International. Unlike many of the world's major commercial real estate markets, North America, Western Europe and Australasia are becoming more transparent, while most other countries struggle to keep pace with improving transparency. These findings are in with JLL and LaSalle's (NYSE: JLL) biennial Global Real Estate Transparency Index (GRETI), provides a unique benchmark of market transparency for real estate investors, developers and corporate occupiers.
Richard Bloxam, CEO of Capital Markets, JLL, said of the widespread effects on the global real estate market: "Transparency is the foundation that allows corporate users, as well as investors and lenders from the world's largest asset class, to operate and make decisions with confidence. While we are encouraged to see greater transparency in many of the world's major markets, limited improvements in many other global markets have resulted in one of the slowest rates of progress in the index's history and highlight the growing disparity in transparency around the world".
Net zero, a marker of transparency
Jacques Gordon, Head of Global Strategy and Research at LaSalle Investment Management, said: "Sustainability is the main driver of transparency improvements in this year's survey, a continuous trend since 2018".
He added: "Net-zero emissions are the current focus for many investors, companies and governments in the most transparent countries around the world, with a growing number of countries and cities following previously announced climate commitments by setting mandatory energy efficiency and emissions standards for buildings. The research also found more widespread adoption of green and healthy building certifications, which we expect to continue to accelerate in the coming years".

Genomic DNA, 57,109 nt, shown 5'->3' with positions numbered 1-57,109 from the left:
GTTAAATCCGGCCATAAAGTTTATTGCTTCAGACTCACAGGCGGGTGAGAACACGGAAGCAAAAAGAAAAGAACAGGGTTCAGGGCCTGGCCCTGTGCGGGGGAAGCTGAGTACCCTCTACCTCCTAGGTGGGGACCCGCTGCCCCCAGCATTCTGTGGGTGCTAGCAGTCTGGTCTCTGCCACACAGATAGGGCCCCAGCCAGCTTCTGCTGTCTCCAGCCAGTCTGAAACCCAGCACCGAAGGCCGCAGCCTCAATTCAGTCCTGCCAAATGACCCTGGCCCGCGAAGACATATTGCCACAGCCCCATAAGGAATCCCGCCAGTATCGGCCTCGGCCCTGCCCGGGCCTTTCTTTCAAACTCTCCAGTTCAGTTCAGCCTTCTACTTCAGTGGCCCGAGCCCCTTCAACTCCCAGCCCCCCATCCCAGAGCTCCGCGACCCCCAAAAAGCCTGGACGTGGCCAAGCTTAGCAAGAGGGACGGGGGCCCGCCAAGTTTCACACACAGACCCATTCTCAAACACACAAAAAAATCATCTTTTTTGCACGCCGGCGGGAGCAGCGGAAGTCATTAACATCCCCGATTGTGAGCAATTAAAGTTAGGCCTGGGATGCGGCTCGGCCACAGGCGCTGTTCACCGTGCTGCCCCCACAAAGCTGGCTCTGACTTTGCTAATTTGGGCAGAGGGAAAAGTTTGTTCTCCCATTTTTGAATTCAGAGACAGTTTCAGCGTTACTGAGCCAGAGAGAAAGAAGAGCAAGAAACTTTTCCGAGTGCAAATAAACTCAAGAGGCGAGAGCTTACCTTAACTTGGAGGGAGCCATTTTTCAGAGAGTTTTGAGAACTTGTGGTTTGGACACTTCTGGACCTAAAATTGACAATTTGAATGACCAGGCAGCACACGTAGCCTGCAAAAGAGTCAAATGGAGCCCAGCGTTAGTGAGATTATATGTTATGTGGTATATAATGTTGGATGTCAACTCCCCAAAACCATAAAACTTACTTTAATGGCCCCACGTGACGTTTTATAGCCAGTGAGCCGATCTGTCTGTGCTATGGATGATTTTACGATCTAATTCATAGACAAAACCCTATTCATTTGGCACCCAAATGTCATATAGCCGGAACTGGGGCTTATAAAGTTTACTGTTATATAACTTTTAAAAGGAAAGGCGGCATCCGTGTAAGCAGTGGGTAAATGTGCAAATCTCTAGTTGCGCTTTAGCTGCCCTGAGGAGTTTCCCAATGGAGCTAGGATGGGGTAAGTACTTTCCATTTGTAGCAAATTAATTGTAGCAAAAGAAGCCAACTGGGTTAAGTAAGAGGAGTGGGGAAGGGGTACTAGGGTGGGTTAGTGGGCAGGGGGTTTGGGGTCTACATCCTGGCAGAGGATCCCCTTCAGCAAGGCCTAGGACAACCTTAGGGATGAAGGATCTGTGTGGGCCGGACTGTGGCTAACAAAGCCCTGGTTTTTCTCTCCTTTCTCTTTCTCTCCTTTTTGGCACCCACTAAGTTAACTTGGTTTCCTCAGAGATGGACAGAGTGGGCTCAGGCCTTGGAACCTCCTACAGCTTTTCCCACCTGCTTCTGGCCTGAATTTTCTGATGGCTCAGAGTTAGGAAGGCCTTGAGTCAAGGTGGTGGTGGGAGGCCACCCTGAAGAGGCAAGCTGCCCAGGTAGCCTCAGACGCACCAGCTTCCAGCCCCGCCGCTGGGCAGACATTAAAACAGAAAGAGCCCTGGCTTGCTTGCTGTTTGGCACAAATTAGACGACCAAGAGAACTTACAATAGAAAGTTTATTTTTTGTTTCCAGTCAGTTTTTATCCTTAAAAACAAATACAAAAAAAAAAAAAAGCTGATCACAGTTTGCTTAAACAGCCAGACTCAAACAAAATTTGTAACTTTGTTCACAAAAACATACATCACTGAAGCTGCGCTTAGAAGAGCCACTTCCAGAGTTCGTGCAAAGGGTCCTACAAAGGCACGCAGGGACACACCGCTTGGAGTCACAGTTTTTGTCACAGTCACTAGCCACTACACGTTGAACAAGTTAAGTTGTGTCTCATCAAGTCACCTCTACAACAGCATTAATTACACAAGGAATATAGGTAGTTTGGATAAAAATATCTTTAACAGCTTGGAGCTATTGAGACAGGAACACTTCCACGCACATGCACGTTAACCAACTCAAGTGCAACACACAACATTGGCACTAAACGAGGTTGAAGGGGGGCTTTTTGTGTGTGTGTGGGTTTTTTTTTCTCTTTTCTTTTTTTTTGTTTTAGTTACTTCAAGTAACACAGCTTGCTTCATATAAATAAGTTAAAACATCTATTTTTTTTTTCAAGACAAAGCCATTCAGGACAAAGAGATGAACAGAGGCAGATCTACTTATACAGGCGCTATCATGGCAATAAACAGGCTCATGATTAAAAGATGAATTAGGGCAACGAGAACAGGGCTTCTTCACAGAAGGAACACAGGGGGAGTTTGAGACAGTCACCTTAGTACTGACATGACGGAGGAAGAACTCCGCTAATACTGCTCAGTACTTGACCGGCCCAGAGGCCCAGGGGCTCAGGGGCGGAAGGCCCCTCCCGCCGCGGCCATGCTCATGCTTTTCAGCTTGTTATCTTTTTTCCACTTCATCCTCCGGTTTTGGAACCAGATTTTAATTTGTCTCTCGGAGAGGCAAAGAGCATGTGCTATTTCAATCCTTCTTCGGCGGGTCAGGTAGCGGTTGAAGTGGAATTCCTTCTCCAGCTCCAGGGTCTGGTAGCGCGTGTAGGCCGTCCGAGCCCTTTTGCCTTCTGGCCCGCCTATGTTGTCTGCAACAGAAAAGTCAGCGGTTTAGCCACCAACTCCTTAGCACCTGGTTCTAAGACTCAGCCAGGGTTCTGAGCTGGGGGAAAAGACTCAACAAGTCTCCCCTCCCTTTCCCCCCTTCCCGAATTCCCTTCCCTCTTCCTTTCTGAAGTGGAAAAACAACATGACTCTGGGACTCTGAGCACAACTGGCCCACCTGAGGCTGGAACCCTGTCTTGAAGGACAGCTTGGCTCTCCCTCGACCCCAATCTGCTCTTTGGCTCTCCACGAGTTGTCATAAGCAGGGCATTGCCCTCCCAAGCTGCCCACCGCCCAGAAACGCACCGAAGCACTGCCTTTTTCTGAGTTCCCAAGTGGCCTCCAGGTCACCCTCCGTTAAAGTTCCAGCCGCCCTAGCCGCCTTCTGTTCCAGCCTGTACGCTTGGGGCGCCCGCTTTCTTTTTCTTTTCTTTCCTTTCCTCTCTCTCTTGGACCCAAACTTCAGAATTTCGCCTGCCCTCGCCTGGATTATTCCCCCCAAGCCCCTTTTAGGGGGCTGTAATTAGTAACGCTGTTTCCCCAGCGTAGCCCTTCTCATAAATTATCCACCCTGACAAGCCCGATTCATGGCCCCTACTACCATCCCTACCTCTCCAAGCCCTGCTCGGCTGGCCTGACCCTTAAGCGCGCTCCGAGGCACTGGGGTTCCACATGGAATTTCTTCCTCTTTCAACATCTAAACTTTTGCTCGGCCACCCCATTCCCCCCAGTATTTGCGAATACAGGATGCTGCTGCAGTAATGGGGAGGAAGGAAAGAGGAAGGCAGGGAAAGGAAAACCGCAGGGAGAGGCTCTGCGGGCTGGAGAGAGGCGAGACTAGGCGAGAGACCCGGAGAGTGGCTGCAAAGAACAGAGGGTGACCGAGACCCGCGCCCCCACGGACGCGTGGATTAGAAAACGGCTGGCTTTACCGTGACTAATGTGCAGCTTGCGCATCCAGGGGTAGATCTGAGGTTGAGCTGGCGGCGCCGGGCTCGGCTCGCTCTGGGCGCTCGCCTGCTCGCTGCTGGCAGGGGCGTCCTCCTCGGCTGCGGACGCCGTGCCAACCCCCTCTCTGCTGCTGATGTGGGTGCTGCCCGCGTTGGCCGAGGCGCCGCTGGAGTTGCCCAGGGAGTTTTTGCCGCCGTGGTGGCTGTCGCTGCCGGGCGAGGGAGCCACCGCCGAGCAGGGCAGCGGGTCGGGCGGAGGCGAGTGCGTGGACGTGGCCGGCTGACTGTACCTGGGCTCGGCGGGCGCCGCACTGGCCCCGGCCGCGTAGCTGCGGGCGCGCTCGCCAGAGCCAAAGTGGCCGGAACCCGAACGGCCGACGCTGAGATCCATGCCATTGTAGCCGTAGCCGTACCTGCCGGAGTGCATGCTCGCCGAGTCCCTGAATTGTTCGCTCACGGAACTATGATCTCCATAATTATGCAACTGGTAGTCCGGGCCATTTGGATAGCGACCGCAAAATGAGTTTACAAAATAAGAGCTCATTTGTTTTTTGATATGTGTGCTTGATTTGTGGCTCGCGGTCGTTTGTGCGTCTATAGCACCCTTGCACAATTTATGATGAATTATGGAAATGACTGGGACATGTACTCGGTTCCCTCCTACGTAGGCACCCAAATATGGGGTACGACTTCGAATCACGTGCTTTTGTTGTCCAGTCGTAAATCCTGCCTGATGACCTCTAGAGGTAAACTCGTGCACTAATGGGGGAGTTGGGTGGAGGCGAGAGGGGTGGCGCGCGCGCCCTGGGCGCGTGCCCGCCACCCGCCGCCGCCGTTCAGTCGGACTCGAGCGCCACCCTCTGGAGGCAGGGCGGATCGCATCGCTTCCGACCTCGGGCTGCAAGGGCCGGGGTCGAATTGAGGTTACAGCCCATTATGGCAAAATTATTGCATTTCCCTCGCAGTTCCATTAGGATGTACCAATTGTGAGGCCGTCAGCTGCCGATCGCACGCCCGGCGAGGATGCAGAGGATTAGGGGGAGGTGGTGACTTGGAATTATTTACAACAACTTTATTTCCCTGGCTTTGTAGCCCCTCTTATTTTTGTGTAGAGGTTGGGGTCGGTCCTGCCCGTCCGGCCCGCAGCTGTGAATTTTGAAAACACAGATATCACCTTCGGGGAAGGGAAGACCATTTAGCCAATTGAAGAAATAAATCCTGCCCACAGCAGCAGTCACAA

It is worth noting then that European markets have made the most progress in sustainability through the implementation of the EU's updated Energy Performance of Buildings Directive (EPBD) and other regulations, including the European Green Deal. Paris, New York and London topped the sustainability sub-index as the world's leading cities in setting the pace in taking action to increase or track progress towards sustainability goals. In particular, New York City has been actively involved in the implementation of clear, long-term energy standards for buildings through measures including Local Laws 84 and 97, the Building Code Review Bill, and the mandate to track energy consumption at the building level.